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Gains from switching and evolutionary stability in multi-player matrix games

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  • Laurent Lehmann
  • Georg Nöldeke

    ()

  • Jorge Peña

    (University of Basel)

Abstract

In this paper we unify, simplify, and extend previous work on the evolutionary dynamics of symmetric N-player matrix games with two pure strategies. In such games, gains from switching strategies depend, in general, on how many other individuals in the group play a given strategy. As a consequence, the gain function determining the gradient of selection can be a polynomial of degree N-1. In order to deal with the intricacy of the resulting evolutionary dynamics, we make use of the theory of polynomials in Bernstein form. This theory implies a tight link between the sign pattern of the gains from switching on the one hand and the number and stability properties of the rest points of the replicator dynamics on the other hand. While this relationship is a general one, it is most informative if gains from switching have at most two sign changes, as it is the case for most multi-player matrix games considered in the literature. We demonstrate that previous results for public goods games are easily recovered and extended using this observation. Further examples illustrate how focusing on the sign pattern of the gains from switching obviates the need for a more involved analysis.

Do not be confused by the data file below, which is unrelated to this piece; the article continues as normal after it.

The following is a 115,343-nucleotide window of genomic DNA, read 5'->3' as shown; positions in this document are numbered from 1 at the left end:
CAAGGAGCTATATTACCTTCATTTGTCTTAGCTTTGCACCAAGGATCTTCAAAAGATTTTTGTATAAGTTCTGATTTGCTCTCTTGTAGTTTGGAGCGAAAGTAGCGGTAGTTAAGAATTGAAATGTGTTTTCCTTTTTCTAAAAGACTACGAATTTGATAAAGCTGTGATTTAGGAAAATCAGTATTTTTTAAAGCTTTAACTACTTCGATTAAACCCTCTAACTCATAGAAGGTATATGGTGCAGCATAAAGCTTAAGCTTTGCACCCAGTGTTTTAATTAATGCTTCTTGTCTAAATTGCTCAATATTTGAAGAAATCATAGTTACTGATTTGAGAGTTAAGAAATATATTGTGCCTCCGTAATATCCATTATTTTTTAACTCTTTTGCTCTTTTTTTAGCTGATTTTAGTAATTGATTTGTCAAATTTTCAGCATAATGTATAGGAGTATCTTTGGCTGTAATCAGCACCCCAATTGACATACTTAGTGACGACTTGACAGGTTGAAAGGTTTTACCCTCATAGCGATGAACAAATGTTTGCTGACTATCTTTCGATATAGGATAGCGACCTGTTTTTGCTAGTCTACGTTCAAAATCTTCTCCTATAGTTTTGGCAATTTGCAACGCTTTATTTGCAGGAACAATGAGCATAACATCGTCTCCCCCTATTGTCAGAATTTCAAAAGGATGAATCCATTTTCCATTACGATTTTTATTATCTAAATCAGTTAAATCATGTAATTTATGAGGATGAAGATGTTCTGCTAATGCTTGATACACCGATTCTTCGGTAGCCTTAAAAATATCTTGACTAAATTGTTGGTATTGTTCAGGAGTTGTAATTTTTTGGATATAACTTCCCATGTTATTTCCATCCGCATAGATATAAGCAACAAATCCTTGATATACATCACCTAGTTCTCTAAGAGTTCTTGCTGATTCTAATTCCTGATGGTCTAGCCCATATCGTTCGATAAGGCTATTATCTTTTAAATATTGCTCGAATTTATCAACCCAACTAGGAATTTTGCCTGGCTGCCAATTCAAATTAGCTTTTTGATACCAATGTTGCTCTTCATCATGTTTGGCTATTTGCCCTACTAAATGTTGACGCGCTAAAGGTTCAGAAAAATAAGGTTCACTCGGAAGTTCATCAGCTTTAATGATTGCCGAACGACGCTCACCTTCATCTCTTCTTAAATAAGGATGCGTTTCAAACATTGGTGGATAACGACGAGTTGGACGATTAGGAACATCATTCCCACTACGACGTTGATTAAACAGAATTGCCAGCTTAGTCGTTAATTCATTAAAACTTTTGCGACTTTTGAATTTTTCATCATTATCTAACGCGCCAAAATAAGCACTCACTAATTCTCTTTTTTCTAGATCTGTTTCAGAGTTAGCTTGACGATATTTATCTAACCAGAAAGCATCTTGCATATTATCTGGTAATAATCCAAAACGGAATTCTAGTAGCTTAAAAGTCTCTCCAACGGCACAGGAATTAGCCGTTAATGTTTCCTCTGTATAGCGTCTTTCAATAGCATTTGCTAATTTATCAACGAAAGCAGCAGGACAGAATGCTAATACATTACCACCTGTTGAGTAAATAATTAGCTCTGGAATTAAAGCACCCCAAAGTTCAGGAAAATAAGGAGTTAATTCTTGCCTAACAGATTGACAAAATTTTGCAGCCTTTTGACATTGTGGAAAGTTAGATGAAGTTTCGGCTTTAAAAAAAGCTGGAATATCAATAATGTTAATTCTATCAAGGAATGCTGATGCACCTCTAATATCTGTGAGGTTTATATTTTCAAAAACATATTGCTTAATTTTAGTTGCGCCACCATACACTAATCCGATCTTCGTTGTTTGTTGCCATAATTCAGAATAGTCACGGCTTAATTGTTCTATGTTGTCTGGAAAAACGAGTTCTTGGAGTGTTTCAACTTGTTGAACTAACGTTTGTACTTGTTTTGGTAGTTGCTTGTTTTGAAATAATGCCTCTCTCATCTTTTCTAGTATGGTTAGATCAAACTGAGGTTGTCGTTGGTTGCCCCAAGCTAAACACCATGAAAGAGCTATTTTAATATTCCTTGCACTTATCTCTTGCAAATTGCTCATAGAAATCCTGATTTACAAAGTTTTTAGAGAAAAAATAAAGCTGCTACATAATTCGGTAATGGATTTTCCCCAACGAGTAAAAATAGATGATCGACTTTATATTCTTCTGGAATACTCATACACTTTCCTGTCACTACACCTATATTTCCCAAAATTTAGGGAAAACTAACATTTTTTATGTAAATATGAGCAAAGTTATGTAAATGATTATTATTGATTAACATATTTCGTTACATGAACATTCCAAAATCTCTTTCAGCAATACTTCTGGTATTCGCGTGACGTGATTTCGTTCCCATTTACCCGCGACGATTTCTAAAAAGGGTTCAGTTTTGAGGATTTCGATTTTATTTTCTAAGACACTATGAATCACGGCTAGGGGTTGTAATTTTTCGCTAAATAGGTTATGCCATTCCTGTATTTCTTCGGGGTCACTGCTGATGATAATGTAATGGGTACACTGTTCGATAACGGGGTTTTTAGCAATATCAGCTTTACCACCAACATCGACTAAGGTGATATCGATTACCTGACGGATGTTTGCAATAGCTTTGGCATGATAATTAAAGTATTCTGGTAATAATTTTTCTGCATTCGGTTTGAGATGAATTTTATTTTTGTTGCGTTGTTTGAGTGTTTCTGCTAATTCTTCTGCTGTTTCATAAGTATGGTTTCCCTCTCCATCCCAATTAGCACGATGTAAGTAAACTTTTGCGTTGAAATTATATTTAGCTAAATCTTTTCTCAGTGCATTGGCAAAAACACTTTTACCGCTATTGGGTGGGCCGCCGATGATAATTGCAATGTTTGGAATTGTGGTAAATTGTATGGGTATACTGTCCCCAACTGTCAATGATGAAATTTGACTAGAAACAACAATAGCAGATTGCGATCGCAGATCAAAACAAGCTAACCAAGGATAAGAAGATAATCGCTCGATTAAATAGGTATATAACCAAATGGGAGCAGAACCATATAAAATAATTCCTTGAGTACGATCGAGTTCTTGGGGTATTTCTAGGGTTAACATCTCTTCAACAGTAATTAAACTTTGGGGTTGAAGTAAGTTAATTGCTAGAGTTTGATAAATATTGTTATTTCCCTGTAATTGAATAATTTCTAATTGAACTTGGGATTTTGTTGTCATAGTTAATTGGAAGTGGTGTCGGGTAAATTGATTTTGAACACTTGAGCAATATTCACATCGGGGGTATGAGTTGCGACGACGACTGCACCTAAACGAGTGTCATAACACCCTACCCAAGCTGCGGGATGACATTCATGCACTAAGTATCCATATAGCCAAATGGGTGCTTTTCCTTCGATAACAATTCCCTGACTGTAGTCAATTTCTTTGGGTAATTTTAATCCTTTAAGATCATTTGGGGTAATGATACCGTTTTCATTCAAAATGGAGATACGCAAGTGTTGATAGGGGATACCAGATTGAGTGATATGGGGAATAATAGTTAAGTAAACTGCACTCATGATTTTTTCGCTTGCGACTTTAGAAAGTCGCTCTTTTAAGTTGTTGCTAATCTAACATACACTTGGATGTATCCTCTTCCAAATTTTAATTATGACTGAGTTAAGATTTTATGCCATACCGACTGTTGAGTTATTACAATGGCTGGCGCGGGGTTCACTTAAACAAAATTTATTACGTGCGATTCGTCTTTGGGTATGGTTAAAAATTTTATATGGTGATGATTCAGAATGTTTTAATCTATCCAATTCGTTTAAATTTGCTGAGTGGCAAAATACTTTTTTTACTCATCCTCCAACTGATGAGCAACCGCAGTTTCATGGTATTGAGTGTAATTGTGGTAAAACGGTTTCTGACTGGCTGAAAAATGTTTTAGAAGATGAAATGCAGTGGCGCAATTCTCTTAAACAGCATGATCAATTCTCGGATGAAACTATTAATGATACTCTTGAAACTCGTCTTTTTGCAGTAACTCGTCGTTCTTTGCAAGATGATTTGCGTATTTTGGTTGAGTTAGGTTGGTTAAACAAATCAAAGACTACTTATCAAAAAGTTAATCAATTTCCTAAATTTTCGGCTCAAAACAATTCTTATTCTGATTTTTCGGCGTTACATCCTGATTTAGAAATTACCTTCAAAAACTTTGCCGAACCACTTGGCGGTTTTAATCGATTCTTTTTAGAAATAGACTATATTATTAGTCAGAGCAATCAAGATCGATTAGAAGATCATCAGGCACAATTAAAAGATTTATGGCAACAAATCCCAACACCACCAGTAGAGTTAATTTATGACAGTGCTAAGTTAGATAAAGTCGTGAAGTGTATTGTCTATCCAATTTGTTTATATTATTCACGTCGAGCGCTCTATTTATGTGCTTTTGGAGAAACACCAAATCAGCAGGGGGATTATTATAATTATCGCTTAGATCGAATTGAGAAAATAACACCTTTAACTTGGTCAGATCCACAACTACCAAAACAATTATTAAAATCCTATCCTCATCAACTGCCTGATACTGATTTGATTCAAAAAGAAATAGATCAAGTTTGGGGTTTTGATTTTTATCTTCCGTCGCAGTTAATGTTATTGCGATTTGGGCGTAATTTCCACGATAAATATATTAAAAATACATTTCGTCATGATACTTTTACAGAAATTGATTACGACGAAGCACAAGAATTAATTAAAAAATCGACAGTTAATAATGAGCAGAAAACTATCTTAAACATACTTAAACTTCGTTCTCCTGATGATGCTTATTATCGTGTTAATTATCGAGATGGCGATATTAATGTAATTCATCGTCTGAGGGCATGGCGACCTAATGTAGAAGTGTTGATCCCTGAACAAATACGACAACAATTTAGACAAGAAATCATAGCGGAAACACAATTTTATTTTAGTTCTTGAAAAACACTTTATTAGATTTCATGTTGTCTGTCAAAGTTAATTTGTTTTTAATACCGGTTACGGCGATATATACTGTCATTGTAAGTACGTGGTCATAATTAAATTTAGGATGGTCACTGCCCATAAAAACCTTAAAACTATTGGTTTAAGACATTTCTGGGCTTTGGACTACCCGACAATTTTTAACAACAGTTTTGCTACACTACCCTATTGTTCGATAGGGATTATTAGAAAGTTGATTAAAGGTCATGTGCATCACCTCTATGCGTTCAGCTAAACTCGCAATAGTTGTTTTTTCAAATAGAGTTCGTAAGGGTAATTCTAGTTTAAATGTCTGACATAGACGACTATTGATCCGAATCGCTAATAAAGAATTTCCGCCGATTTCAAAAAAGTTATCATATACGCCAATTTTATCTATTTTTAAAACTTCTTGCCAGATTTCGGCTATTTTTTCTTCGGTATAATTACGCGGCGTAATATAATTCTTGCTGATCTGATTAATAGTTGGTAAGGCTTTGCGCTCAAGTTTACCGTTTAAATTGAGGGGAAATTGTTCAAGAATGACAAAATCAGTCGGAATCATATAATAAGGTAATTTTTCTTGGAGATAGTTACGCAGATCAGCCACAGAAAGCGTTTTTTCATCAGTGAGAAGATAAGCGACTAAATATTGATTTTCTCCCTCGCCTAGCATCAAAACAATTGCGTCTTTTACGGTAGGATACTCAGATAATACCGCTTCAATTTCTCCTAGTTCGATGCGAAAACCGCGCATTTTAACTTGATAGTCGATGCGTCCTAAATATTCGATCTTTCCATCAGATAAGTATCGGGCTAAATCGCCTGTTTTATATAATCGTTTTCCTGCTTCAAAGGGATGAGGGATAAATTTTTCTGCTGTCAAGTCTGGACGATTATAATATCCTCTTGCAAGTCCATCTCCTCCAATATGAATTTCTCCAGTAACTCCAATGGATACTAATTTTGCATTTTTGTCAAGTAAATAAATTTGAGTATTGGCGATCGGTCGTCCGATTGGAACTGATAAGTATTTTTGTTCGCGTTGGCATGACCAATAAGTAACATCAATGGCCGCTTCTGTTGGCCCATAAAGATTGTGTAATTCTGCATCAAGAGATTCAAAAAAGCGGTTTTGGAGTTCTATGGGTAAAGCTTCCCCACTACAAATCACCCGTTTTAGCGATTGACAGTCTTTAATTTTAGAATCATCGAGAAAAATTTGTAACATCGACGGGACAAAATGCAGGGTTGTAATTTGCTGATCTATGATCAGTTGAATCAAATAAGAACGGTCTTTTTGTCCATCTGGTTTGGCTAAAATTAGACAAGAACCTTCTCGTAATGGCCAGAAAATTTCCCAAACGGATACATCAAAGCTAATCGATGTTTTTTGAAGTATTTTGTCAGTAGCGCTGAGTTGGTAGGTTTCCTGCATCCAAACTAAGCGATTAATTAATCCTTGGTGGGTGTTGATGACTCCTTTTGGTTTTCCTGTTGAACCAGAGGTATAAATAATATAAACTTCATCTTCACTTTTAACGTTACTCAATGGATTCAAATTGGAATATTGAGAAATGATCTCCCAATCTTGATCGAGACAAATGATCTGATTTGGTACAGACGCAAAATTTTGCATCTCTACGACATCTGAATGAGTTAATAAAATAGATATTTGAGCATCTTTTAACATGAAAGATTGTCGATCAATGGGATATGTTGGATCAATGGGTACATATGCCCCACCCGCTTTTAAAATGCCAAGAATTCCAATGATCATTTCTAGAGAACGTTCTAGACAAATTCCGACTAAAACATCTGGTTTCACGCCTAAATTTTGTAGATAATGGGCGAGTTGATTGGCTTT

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Bibliographic Info

Paper provided by Faculty of Business and Economics - University of Basel in its series Working papers with number 2013/13.

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Date of creation: 2013
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Handle: RePEc:bsl:wpaper:2013/13

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Keywords: evolutionary game theory; multi-player matrix games; replicator dynamics; public goods games; gains from switching; polynomials in Bernstein form 2;

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  1. Florian Herold, 2012. "Carrot or Stick? The Evolution of Reciprocal Preferences in a Haystack Model," American Economic Review, American Economic Association, vol. 102(2), pages 914-40, April.
  2. J. A. Cuesta & R. Jimenez & H. Lugo & A. Sanchez, 2007. "Rewarding cooperation in social dilemmas," Economics Working Papers we075227, Universidad Carlos III, Departamento de Economía.
  3. Ross Cressman, 2003. "Evolutionary Dynamics and Extensive Form Games," MIT Press Books, The MIT Press, edition 1, volume 1, number 0262033054, December.
  4. U. Dieckmann & R. Law, 1996. "The Dynamical Theory of Coevolution: A Derivation from Stochastic Ecological Processes," Working Papers wp96001, International Institute for Applied Systems Analysis.
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